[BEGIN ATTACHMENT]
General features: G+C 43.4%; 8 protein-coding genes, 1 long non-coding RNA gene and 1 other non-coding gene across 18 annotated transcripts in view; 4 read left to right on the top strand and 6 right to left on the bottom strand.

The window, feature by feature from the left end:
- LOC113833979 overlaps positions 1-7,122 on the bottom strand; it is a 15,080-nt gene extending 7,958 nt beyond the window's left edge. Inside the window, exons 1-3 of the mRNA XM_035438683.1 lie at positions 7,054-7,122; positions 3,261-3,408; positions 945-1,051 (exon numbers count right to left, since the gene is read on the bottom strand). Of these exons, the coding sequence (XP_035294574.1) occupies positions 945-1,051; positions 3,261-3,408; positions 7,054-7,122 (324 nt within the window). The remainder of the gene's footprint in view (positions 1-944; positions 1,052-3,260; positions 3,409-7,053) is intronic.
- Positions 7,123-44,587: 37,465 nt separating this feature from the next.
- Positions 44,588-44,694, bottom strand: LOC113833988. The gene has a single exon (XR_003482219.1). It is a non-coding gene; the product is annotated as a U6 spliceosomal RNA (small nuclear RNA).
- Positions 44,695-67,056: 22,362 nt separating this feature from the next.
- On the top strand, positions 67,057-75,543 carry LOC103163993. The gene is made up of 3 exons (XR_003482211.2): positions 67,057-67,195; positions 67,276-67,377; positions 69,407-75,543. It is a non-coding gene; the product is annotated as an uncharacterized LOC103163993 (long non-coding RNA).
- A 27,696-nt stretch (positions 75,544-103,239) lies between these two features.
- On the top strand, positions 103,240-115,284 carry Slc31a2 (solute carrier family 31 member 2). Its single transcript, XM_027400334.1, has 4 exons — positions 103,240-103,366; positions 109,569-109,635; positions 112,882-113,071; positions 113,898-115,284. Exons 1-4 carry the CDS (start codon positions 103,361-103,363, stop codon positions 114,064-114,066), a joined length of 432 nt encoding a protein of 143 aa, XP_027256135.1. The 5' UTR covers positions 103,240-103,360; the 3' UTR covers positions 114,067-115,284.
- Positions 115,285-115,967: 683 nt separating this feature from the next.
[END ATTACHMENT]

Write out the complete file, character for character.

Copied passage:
General features: G+C 43.4%; 8 protein-coding genes, 1 long non-coding RNA gene and 1 other non-coding gene across 18 annotated transcripts in view; 4 read left to right on the top strand and 6 right to left on the bottom strand.

The window, feature by feature from the left end:
- LOC113833979 overlaps positions 1-7,122 on the bottom strand; it is a 15,080-nt gene extending 7,958 nt beyond the window's left edge. Inside the window, exons 1-3 of the mRNA XM_035438683.1 lie at positions 7,054-7,122; positions 3,261-3,408; positions 945-1,051 (exon numbers count right to left, since the gene is read on the bottom strand). Of these exons, the coding sequence (XP_035294574.1) occupies positions 945-1,051; positions 3,261-3,408; positions 7,054-7,122 (324 nt within the window). The remainder of the gene's footprint in view (positions 1-944; positions 1,052-3,260; positions 3,409-7,053) is intronic.
- Positions 7,123-44,587: 37,465 nt separating this feature from the next.
- Positions 44,588-44,694, bottom strand: LOC113833988. The gene has a single exon (XR_003482219.1). It is a non-coding gene; the product is annotated as a U6 spliceosomal RNA (small nuclear RNA).
- Positions 44,695-67,056: 22,362 nt separating this feature from the next.
- On the top strand, positions 67,057-75,543 carry LOC103163993. The gene is made up of 3 exons (XR_003482211.2): positions 67,057-67,195; positions 67,276-67,377; positions 69,407-75,543. It is a non-coding gene; the product is annotated as an uncharacterized LOC103163993 (long non-coding RNA).
- A 27,696-nt stretch (positions 75,544-103,239) lies between these two features.
- On the top strand, positions 103,240-115,284 carry Slc31a2 (solute carrier family 31 member 2). Its single transcript, XM_027400334.1, has 4 exons — positions 103,240-103,366; positions 109,569-109,635; positions 112,882-113,071; positions 113,898-115,284. Exons 1-4 carry the CDS (start codon positions 103,361-103,363, stop codon positions 114,064-114,066), a joined length of 432 nt encoding a protein of 143 aa, XP_027256135.1. The 5' UTR covers positions 103,240-103,360; the 3' UTR covers positions 114,067-115,284.
- Positions 115,285-115,967: 683 nt separating this feature from the next.